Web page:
Screening for tuberculosis (TB) infection and providing treatment to prevent progression to active disease are important in the ultimate elimination of tuberculosis. However, these strategies are lower priority than core control activities such as the identification and treatment of active cases, contact investigations, and disease surveillance. As our resources become more limited, it will become increasingly more important to direct any screening performed toward those populations where the yield and benefit is likely to be greatest.
The Virginia TB Control Program endorses only those screening programs that target specific high-risk populations and that include not only the initial evaluation for infection, but also a specific plan for assuring completion of preventive therapy. This policy, intended as a recommendation to the local health districts, has been developed in accordance with guidelines outlined by the Advisory Council for the Elimination of Tuberculosis (MMWR 1995; 44 (No. RR-11). While some districts in the Commonwealth of Virginia are capable of carrying out screening on a broader scale, it is suggested that this policy as well as national guidelines be consulted in planning for new programs or reviewing old ones.
Screening for TB disease
Screening for disease is appropriate in populations where the prevalence of active TB disease is high (e.g. homeless persons, migrant and seasonal workers, the foreign born). Screening for disease should begin with a clinical assessment for symptoms suggestive of tuberculosis. Those with TB-like symptoms should then undergo further evaluation, including sputum examination and/or chest radiography to either confirm or exclude the presence of disease. In some circumstances, screening with chest radiographs alone may be appropriate. However, this practice should be restricted to those settings where the risk of disease and of disease transmission are high and where a symptom evaluation is likely to be ineffective. It is suggested that this office be consulted before any radiographic screening program is initiated. Additionally, all persons with TB-like symptoms and sputum or radiographic examination suggestive of tuberculosis should be started on a standard, four-drug, anti-tuberculous regimen currently recommended by the ATS/CDC, pending final confirmation of the diagnosis.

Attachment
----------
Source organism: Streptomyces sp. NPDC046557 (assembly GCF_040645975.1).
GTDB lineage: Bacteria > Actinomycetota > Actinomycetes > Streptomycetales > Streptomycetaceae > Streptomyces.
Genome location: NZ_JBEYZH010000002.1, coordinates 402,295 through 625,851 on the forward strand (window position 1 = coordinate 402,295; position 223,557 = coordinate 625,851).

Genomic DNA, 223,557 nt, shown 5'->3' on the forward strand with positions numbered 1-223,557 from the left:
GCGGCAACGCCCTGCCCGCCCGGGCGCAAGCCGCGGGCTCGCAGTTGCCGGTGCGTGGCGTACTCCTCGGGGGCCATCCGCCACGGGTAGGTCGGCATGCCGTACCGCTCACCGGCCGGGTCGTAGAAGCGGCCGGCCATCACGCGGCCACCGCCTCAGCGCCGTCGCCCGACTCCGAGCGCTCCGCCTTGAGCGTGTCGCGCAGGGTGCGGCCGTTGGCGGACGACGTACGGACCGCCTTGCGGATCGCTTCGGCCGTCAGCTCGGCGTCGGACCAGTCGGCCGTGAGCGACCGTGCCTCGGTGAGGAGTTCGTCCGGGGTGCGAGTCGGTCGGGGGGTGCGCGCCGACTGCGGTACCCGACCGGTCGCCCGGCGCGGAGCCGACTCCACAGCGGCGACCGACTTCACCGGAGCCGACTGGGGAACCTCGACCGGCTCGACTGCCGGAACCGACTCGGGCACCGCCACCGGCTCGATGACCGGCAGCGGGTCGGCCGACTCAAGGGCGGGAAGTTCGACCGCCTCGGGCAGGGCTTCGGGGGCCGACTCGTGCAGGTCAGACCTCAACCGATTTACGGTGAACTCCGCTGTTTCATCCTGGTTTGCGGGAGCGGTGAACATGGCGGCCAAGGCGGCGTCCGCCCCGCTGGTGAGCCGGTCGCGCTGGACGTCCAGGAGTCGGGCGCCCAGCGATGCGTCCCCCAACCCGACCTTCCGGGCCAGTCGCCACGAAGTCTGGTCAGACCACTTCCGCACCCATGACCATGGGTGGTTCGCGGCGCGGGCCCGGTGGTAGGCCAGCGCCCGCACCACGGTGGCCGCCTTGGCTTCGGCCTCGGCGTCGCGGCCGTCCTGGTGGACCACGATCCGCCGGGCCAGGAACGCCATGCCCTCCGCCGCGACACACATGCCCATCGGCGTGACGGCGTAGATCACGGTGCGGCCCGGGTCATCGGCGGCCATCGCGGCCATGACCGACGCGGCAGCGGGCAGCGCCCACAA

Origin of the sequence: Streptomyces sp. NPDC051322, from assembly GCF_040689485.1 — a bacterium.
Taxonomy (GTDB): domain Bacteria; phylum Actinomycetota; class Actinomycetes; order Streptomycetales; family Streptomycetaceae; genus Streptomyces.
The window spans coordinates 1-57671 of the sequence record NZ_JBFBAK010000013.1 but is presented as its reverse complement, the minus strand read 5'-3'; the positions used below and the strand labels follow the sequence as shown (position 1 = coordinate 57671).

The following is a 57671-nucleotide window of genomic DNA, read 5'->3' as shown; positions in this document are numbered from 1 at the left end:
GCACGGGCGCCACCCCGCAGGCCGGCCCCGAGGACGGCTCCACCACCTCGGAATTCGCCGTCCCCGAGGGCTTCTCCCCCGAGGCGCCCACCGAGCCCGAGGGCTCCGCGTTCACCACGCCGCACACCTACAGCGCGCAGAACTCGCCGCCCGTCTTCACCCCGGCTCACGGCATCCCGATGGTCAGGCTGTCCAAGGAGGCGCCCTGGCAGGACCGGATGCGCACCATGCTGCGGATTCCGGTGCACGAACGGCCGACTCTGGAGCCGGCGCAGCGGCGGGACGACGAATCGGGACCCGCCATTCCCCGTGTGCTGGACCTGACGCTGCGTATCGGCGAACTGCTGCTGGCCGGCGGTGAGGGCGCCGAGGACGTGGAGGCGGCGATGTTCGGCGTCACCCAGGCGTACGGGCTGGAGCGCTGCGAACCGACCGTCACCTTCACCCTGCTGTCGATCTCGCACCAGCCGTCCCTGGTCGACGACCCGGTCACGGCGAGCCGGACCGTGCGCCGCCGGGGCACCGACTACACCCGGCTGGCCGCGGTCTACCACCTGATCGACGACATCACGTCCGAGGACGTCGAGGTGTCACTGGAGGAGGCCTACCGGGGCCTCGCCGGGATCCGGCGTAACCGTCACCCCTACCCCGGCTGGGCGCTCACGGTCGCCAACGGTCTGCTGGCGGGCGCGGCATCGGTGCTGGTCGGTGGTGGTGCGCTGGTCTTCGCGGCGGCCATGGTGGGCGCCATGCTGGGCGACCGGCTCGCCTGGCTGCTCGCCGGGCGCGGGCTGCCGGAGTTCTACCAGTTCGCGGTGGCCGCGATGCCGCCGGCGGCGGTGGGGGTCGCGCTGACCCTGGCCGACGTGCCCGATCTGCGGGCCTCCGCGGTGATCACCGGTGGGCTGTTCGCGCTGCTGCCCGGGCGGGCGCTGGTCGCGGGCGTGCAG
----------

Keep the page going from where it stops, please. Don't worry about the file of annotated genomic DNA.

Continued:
Screening for TB infection (Latent TB Infection - LTBI)
The Mantoux tuberculin skin test (TST) is the only tool currently available for detecting tuberculous infection. Because this test has poor predictive value in unselected (low-risk) populations, patients must be carefully assessed for risk factors PRIOR to administration of the test. This assessment may be carried out individually or for a population group (homeless persons, foreign born from high prevalence countries). The evaluation must also include some assessment as to the likelihood that preventive therapy will be completed if prescribed. Populations or individuals that will not or cannot complete a course of preventive therapy should not, in general, be screened for infection. Patients who are candidates for screening should undergo a clinical assessment, including symptom review. Tuberculous disease must be excluded in patients in high-risk groups with TB-like symptoms, regardless of the results of the skin test. All skin testing performed for the evaluation of tuberculous infection must utilize 5TU (0.1cc) PPD applied intradermally by the Mantoux method. Multiple puncture techniques (e.g. Tine testing) have insufficient sensitivity to be of value and their use, even in newborns and infants, should be abandoned. Current CDC/ATS guidelines for interpretation of the tuberculin skin test must be utilized. Once new tuberculous infection is identified, disease must be excluded with a chest radiograph.